By Adam Taylor
To wrap up this blog for the year, we are going to complete the SDSoC integration using the shared library.
To recap, we have generated a bit file using the Xilinx SDSoC development environment that implements the matrix multiply example using the PL (programmable logic) on the base PYNQ platform, which we previously defined using SDSoC. The final step is to get it all integrated and the first step is to upload the following files to the PYNQ board:
- bit – The bit file for the programmable logic
- tcl – The TCL file description of the block diagram with address ranges
- so – The generated shared library
The names are slightly different as I generated them as part of the previous blog.
Using a program like WinSCP, I uploaded these three files to the PYNQ bit stream directory, the same place we uploaded our previous design too.
The next step is to develop the Jupyter notebook so that we can drive the new overlay that we have created. To get this up and running we need to do the following:
- Download and verify the overlay
- Create an MMIO class to interface with the existing block RAM which remains in the overlay
- Create a CFFI class to interface with the shared library
- Write a simple example to interface the overlay using the MMIO and CFFI classes
This is very similar to what we have done previously with the exception of the creating the CFFI, so that is where the rest of this blog will focus.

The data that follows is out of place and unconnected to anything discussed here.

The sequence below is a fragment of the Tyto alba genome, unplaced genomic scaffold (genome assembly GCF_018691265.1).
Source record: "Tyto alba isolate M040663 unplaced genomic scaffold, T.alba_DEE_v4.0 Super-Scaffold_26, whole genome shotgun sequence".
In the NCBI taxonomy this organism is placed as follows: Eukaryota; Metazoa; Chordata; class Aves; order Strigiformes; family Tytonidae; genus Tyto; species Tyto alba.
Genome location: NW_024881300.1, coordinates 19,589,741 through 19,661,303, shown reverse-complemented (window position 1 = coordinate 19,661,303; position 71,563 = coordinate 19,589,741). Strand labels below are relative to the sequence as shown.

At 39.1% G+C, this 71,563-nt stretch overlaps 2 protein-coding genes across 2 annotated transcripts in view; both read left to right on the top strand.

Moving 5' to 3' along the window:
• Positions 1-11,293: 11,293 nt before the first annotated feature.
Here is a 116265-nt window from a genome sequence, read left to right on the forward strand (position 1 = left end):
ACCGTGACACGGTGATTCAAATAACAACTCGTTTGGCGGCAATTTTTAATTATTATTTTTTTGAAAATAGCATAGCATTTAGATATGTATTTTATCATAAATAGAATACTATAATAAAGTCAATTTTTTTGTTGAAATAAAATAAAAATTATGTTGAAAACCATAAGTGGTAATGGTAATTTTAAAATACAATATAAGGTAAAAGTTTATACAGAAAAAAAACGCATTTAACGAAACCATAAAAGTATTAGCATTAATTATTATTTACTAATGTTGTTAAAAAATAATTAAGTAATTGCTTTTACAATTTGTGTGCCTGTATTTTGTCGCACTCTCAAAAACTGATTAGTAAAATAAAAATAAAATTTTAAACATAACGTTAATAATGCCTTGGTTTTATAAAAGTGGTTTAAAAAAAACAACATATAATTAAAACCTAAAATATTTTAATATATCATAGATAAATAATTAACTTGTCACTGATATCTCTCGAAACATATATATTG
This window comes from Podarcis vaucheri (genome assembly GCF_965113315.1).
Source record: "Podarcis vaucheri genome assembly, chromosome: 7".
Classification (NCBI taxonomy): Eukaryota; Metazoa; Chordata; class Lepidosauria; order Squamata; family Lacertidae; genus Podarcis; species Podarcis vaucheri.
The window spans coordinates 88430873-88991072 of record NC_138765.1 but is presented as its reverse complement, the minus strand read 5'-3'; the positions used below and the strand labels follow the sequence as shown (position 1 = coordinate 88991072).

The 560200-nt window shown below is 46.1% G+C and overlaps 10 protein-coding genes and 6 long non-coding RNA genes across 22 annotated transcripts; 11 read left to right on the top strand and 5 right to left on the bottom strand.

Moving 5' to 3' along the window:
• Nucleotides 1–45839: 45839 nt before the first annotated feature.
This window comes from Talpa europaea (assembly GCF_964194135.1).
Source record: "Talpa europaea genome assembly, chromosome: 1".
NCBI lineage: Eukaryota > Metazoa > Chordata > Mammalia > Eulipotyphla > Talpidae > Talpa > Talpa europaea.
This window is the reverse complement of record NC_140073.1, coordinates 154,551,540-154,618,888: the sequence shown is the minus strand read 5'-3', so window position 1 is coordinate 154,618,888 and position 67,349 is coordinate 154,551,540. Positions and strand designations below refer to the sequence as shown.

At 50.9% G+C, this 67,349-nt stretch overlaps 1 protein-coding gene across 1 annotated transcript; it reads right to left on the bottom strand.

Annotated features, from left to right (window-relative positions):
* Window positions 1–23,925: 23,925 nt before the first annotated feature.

The first thing we need to do is know the names of the function within the shared library, because SDSoC will create a different name from the actual accelerated function. We can find the renamed files under <project>/<build config>/_sds/swstubs while the hardware files are under <project>/<build config>/_sds/p0/ipi.
If you already have the shared library on your PYNQ board, then you can use the command nm -D <path & shared library name> to examine its contents if you access the PYNQ via an SSH session.
With the name of the function known we can create CFFI class within our Jupyter note book. In the class for this example we need to create two functions: one for initialization and another to interact with the library. The more complicated of the two is the initialization under which we must define the location of the shared library within the file system. As mentioned earlier, I have uploaded the shared library to the same location as the bit and TCL files. We also need to declare the functions contained within the shared library and the finally open the shared library.
The second function within the class is what we call when we wish to make use of the shared library. We can then make use of this class as we do any other within the rest of our program. In fact, this approach is used often in Python development to bind together C and Python.
This example shows just how easily we can create overlays using SDSoC and interface with them using Python and the PYNQ development system. If you want to try and you currently do not have a license for SDSoC, you can obtain a free 60 day evaluation here with the new release.
As I mentioned up top this is the last blog of 2016, I will resume writing in the New Year and to give you a taste of what we are going to be looking at in 2017. Amongst other things I will be featuring:
- Image Processing using the PYNQ
- Advanced sensor interfacing techniques using the Avnet EVK
- Interfacing to Servos and robotics
Until then, have a great Christmas and New Year and thanks for reading the series.
Code is available on Github as always.
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December 18, 2016 at 10:08PM